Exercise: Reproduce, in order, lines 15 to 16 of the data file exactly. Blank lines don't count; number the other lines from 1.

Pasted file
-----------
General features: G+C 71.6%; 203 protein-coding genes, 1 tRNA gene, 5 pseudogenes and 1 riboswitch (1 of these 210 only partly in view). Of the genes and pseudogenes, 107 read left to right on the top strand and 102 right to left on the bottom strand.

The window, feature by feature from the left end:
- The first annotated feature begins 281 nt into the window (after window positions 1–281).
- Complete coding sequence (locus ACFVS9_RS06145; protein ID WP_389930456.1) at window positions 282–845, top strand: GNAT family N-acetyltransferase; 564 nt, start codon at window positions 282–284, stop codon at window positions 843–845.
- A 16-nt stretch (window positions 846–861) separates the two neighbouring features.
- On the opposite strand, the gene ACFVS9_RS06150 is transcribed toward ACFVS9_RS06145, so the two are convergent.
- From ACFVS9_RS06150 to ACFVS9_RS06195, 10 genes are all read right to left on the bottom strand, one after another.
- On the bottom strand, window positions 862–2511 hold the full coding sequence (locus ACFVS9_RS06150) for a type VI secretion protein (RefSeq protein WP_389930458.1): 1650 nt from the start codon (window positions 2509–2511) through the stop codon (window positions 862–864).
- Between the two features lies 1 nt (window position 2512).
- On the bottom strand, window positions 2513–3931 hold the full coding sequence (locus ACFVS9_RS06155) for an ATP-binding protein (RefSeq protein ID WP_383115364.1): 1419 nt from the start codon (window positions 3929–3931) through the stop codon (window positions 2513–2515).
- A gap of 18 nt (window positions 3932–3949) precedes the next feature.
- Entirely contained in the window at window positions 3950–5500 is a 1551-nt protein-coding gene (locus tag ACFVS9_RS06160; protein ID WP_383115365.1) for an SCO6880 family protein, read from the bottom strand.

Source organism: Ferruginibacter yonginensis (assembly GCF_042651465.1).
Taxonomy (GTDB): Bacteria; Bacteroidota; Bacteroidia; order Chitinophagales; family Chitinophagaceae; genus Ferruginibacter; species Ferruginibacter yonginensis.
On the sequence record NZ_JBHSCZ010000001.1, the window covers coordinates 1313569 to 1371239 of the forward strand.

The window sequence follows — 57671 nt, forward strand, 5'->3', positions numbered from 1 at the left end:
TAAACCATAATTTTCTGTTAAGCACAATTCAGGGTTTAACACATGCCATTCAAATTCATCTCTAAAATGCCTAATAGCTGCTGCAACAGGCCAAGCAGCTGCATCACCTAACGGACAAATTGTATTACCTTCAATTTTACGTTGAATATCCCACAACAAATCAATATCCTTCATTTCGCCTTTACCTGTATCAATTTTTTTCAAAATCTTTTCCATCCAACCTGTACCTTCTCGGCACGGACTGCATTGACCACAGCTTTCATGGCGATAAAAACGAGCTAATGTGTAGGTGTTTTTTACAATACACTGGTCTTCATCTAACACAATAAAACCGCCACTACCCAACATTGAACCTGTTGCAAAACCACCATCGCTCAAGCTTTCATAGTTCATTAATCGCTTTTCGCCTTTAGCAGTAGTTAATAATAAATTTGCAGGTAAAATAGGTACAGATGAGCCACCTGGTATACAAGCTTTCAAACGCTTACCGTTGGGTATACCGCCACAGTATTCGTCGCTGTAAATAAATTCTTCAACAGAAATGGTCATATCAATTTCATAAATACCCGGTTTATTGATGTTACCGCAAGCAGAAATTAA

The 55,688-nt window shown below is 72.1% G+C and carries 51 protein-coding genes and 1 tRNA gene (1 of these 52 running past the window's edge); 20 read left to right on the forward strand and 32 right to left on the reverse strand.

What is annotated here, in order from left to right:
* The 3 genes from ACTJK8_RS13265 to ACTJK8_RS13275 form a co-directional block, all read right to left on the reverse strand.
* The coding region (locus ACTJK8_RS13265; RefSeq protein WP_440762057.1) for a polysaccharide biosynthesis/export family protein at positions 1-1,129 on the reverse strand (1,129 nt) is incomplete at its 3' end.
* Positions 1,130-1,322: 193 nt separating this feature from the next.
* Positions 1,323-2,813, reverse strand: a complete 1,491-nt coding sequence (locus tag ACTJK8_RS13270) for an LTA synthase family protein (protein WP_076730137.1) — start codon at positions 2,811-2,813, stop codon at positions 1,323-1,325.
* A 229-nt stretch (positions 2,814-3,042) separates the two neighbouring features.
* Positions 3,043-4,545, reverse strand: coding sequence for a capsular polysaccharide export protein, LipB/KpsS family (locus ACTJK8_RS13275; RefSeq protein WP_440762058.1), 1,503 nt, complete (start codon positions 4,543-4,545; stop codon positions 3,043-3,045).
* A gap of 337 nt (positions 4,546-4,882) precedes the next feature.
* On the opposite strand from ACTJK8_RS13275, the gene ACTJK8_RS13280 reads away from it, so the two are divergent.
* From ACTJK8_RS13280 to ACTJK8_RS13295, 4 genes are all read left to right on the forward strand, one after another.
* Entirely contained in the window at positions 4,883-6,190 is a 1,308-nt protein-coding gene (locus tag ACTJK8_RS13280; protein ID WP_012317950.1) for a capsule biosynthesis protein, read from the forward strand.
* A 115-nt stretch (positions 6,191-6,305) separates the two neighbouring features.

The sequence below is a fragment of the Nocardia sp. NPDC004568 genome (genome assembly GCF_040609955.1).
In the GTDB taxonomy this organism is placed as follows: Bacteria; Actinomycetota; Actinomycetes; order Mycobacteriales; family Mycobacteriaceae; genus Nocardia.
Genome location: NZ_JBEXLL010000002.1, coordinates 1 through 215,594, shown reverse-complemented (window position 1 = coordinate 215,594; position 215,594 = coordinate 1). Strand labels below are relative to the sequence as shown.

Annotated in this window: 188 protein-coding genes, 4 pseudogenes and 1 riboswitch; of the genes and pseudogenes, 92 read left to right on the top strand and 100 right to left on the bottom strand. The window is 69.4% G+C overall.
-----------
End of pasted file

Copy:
On the sequence record NZ_JBHSCZ010000001.1, the window covers coordinates 1313569 to 1371239 of the forward strand.

The window sequence follows — 57671 nt, forward strand, 5'->3', positions numbered from 1 at the left end: